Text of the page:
Why does the Bible say we should repent before being baptized?
Some might ask why one doesn't just go ahead with baptism, once he realizes that it is necessary. The Bible instructs us that we must first repent of sin (Acts:2:38), which is an essential and invaluable part of our preparation for receiving God's Spirit. In Jeremiah:4:3, God illustrates the process and helps us to understand its value by comparing it to a farmer preparing the soil before planting seed.
Just like it takes time to properly prepare a field, so also it takes time to come to repentance, time to come to understand how the Bible applies in your everyday life, time to recognize and admit the ways that you have sinned, time for you to turn your life around. All of these matters are part of the process of repentance.
You may be surprised to learn that the word "repentance" doesn't mean sad, sorry or regretful, even though these adjectives appropriately describe the attitude we need to have in coming to repentance. In 2 Corinthians:7:10, Paul refers to a godly sorrow that produces genuine repentance and a "worldly" sorrow that does not produce the right result. The word "repent" itself literally means "to turn." More than just turning away from sin, repentance requires that we turn toward God, that we do our best to live as He expects us to live. Consider what John the Baptist said to some who came to him for baptism: "Therefore bear fruits worthy of repentance" (Matthew:3:8).
Showing our repentance through our actions doesn't mean that we are attempting to earn salvation, which is not possible. Nothing we can do can make up for the sins we have committed. Only Jesus Christ's sacrifice can pay the penalty of death we have earned. Rather, showing repentance through our actions is part of the process. Some people receive the "seed" (the word of the Kingdom, Matthew:13:18-23) in a rush of enthusiasm only to lose interest after a while. It is a serious matter to start on the Christian way of life and later turn away from it. Jesus warned that doing so could literally cost us our eternal life (Luke:14:26-35). True repentance insures our mind and heart are thoroughly prepared to receive God's Holy Spirit. Continuing Christ's farming analogy from Matthew 13, true repentance helps ensure a good spiritual "crop."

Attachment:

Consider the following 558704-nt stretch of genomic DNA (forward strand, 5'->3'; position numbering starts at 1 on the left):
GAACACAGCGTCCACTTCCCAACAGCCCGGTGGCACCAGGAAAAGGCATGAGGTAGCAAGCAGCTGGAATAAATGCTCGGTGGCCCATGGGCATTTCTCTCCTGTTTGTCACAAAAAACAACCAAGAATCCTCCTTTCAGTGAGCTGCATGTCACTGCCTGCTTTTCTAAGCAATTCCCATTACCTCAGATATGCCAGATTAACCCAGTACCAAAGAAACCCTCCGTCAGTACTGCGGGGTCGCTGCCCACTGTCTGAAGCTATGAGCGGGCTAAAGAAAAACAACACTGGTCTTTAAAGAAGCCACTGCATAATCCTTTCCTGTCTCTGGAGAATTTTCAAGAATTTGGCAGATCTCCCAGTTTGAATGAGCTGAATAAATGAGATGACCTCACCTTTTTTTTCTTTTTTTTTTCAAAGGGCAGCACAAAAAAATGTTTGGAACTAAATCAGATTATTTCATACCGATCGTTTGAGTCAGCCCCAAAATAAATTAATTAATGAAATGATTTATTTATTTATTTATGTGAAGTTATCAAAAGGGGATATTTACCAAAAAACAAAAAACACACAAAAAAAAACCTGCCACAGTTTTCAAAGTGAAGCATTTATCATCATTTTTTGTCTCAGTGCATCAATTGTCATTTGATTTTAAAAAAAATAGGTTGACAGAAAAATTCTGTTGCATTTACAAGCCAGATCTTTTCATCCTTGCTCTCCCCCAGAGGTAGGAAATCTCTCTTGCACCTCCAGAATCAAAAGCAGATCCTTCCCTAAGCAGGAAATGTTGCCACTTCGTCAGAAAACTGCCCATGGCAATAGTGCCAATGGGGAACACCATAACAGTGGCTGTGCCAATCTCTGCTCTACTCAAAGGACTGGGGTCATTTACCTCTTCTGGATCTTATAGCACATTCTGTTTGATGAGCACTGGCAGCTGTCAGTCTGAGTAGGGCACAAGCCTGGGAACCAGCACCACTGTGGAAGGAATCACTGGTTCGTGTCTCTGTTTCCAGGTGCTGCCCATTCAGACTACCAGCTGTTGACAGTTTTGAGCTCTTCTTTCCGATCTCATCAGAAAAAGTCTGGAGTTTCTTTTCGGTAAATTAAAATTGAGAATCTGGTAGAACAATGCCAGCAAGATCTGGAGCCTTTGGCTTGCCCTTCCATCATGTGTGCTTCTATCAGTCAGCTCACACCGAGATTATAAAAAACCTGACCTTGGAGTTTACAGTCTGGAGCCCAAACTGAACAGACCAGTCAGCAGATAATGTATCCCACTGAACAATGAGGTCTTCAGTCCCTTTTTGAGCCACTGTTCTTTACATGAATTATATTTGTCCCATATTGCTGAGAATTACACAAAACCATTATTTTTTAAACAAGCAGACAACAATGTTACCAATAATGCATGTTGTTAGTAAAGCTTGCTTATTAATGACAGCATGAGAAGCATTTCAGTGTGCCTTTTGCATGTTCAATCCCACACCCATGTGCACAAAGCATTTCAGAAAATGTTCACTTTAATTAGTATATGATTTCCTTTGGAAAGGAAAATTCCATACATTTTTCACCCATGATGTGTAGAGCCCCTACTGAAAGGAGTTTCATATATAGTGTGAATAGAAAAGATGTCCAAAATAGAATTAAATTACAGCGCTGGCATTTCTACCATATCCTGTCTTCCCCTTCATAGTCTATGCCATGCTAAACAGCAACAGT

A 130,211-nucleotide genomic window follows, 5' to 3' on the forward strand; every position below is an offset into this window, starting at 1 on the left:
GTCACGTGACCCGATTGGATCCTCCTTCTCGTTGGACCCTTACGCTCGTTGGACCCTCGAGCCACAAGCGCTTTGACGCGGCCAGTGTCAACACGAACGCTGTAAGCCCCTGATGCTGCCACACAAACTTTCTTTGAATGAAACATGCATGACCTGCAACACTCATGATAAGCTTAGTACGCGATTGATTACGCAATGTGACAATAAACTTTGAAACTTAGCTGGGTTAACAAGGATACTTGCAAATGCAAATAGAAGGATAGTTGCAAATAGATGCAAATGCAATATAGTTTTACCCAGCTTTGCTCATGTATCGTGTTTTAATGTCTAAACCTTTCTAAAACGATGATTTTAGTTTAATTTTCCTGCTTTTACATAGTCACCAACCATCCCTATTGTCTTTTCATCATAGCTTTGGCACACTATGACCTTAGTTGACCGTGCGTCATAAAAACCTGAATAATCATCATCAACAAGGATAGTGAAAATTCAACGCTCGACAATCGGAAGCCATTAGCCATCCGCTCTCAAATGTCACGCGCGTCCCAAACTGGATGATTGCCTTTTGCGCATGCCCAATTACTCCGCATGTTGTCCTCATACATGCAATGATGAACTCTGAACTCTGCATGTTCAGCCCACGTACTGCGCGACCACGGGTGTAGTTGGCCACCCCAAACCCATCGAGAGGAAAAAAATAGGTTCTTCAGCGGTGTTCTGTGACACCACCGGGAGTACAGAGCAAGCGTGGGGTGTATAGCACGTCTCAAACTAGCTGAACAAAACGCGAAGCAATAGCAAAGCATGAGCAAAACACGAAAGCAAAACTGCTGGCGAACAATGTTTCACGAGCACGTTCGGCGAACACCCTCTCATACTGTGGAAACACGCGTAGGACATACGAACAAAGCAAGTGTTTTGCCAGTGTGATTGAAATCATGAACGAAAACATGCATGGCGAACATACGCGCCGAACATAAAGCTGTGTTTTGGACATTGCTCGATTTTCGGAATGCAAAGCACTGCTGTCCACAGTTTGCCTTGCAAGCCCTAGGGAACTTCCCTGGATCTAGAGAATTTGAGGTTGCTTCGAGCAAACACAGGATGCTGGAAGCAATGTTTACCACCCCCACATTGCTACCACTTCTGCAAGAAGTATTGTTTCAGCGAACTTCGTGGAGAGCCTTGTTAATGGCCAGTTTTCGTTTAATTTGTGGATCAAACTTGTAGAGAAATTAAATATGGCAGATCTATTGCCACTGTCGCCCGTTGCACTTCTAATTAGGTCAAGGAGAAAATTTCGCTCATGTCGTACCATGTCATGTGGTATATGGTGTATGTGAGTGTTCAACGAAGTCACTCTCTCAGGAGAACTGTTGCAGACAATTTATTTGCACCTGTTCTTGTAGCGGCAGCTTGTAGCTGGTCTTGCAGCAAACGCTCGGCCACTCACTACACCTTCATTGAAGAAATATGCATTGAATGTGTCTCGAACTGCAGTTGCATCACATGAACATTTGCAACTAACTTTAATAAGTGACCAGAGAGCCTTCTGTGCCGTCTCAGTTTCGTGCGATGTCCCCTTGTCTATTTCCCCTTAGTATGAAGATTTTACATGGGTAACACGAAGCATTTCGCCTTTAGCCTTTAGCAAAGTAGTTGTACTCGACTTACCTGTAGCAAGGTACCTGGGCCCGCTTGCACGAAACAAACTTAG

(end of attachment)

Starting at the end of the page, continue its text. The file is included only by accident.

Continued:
Some wrongly believe that conversion takes place by a momentary prayer of commitment, and that requiring obedience to specific laws is "legalism" and contrary to living under grace. However, God is in the forefront of repentance: "…the kindness of God leads you to repentance?" (Romans:2:4, Modern King James Version).
It may be helpful to draw an analogy between a convicted criminal receiving a pardon for his offense and a convicted sinner receiving a pardon for his spiritual offense. Is the pardoned criminal now free to ignore the law completely? To the contrary, he is expected to be a law-abiding citizen. The authorities would not grant him a pardon if they thought he would be anything less than that. Similarly, a convicted sinner who receives a pardon is expected to be a good "spiritual citizen," abiding by the laws of God. And he must demonstrate his commitment to that kind of "good citizenship" before he receives his pardon, that is, God's forgiveness through Christ.
In the course of attempting to turn your life around spiritually, you will often find that you come up short. Please do not let that discourage you. It is only confirmation that you need the additional help of God's Holy Spirit to be able to obey Him.
In conclusion, be sure to ask God directly to give you repentance. The Bible shows that coming to repentance is unnatural to the human mind and nature; that it must come from God (2 Timothy:2:25). So, add that request to your regular prayers. If you continue to respond to God, He will continue to give you spiritual understanding and lead you into a Father-son relationship.
For more information, please read our booklet The Road to Eternal Life.
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